The "blues" of Cajun music wouldn't be recognized in the same manner as the typical blues music being recorded in New Orleans. It was more of a wailing sorrow and less of a call-and-response style commonly heard. It truly was an early synthesis of traditional Cajun material with African American forms. They are reminiscent of the crudely emotive style common in early country blues recorded during the same era in the Mississippi Delta.2 Here is Amede Ardoin's take on the blues, "Les Blues De Crowley" (#2190) on Bluebird records.
Travelling with Dennis McGee, a white fiddler, provided Ardoin, a black accordionist, more protection in places where he played and stayed.3 In 1934, the duo headed to San Antonio, TX for a session with Bluebird records. This one session at the Texas Hotel accounts for half of his total output of such overtly blues-inspired numbers. According to author Irene Whitfield in 1939,
Amede was known throughout my community [Crowley] as P'tit Nègre Ardoin. He was very well respected for his musical talent and his recordings were all sought after.5
Oh, je m'en vas, je m'en vas z à la maison
Tout seul, j'ai pas conné ayou c'est,
Demander pour moi te voir.
Oh, je m'en vas, m'en vas à la maison,
M'en vas, ô moi tout seul,
Quoi faire, c'est moi je vas à toi,
T'es après partir toi tout seaul.
Oh, moi je m'en vastous les Samedis au soir,
Oh, je m'en vas à la maison,
Ta mom est après me quereller!
Tes parents ça ceut pas de moi,
Ça veut pas me voir tout seul.
Oh, pourquot, ils sont après me quereller pour ça?
Because Ardoin's take on the blues featured French lyrics sung by an accordionist, they seem simultaneously exotic and familiar, foreshadowing the subsequent synthesis at the core of early zydeco.2 According to writer Jared Snyder:
When a musician such as Amede Ardoin wished to play a song like "Les Blues De Crowley", he solved the problem by shifting his hands down the buttons, playin his D accordion in the key of A, a move that allowed him to play the flattened seventh-- a "blue note." The rest of the effect he accomplished with his powerful voice.
The following year, slight accordion turns in the song would go onto inspire the main melody in Nathan Abshire's "French Blues".
Oh, I'm leaving, I'm going home,
All alone, I didn't know where to go,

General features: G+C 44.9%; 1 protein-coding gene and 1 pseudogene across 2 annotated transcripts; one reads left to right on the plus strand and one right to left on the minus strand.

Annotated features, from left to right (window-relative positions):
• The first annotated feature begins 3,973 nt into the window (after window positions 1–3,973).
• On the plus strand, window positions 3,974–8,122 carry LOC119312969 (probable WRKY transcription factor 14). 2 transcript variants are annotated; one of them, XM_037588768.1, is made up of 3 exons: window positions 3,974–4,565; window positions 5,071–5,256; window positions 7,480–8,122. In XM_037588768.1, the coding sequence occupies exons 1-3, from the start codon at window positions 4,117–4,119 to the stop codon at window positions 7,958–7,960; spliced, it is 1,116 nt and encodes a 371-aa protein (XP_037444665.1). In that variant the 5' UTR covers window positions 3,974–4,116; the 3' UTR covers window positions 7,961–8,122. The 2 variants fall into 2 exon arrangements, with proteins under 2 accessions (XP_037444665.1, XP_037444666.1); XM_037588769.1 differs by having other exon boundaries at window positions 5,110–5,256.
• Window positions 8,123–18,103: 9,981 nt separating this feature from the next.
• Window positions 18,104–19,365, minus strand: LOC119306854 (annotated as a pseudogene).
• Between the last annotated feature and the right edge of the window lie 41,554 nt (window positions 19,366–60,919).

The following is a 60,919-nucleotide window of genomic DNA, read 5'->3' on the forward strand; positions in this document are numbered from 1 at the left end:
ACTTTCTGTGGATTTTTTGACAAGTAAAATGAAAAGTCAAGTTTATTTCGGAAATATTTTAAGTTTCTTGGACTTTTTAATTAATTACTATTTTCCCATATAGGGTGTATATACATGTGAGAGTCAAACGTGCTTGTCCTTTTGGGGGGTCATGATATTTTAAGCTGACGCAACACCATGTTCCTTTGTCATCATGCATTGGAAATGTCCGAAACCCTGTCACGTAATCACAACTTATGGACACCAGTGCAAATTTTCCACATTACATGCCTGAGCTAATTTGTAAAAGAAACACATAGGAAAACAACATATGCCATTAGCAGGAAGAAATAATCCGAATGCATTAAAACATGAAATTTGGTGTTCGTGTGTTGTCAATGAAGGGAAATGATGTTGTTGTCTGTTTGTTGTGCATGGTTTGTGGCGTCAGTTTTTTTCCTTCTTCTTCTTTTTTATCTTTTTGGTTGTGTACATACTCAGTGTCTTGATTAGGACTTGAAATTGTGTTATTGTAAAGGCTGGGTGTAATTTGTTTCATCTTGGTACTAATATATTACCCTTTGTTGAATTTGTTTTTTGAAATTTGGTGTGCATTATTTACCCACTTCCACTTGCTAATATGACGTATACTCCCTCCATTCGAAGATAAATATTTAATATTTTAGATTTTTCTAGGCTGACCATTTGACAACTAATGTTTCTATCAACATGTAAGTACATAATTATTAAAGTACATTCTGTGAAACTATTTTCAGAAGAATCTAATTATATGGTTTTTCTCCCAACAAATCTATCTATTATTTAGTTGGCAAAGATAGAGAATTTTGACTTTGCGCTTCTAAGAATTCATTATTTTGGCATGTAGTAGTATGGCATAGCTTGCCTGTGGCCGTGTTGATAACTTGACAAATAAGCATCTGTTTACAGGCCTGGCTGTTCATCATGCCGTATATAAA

I demand to see you.
Oh, I'm leaving, I'm going home,
I'm leaving all alone,
Why should I go to your place?
You're leaving all alone.
Oh, I'm leaving, every Saturday night,
Oh, I'm going home,
Your mom is quarreling.
Your parents don't want me,
They don't want to see me all alone.
Oh, why are they quarrelling with me?
The song influenced many tunes such as "Rosalia" by Eddie Segura, "Le Crepe A Nasta" in 1937 by Happy Fats, "Hula Hoop Two Step" by Nathan Abshire", "Le Crepe A Nazaire" by Shirley Bergeron, "Coulee Rodair" by Canray Fontenot and "Le 'Tit Negre a Tante Dolie" by Ambrose Thibodeaux. According to collector Jared Mariconi:
Nobody could do it like Amedie and Dennis. They must have been amazing at three in the morning at some fais do do. Sometimes when I think about the Cajun blues, it seems like vocally it has similarities to the free form rural blues styles in Texas (such as Texas Alexander) and the east (Barefoot Bill), but with the intensity of Charley Patton or Blind Willie Johnson from the delta. Instead of a stark back and forth interplay between the singer and a guitar, the singer is almost detached from the music and can go wherever they want, even back to declamatory 17th century a capella styles or shouts and yells, because the structure of the musical interplay between the fiddle and accordion is there to return to. What a magical combination of style and structure and McGee and Ardoin did it better than anyone.
Among the thirty-four titles that compose his entire recorded repertoire, Ardoin made specific reference to “blues” only four times, and one half of those references occurred during this single session in San Antonio, a fact that symbolically hints at the role Texas would play in the intermingling of la la and blues for decades to come.4
Regarding the spelling of Dennis vs Denus, after speaking to his relatives, his name is listed as "Dennis" on recordings and his grave site, however, his close friends and family spelled it "Denus".
- The Kingdom of Zydeco By Michael Tisserand
- Texas Zydeco By Roger Wood
- Southeast Texas: Hot House of Zydeco by R. Wood.
- Louisiana French Folk Songs by Irene Therese Whitfield
BS-83856-1 Les Blues De Crowley (Crowley Blues) | Bluebird B-2190-A
BS-83857-1 Oberlin | Bluebird B-2190-B
I'm Never Comin' Back: The Roots of Zydeco (Arhoolie, 1995)
Cajun Country, Vol. 2, More Hits from the Swamp (JSP, 2005)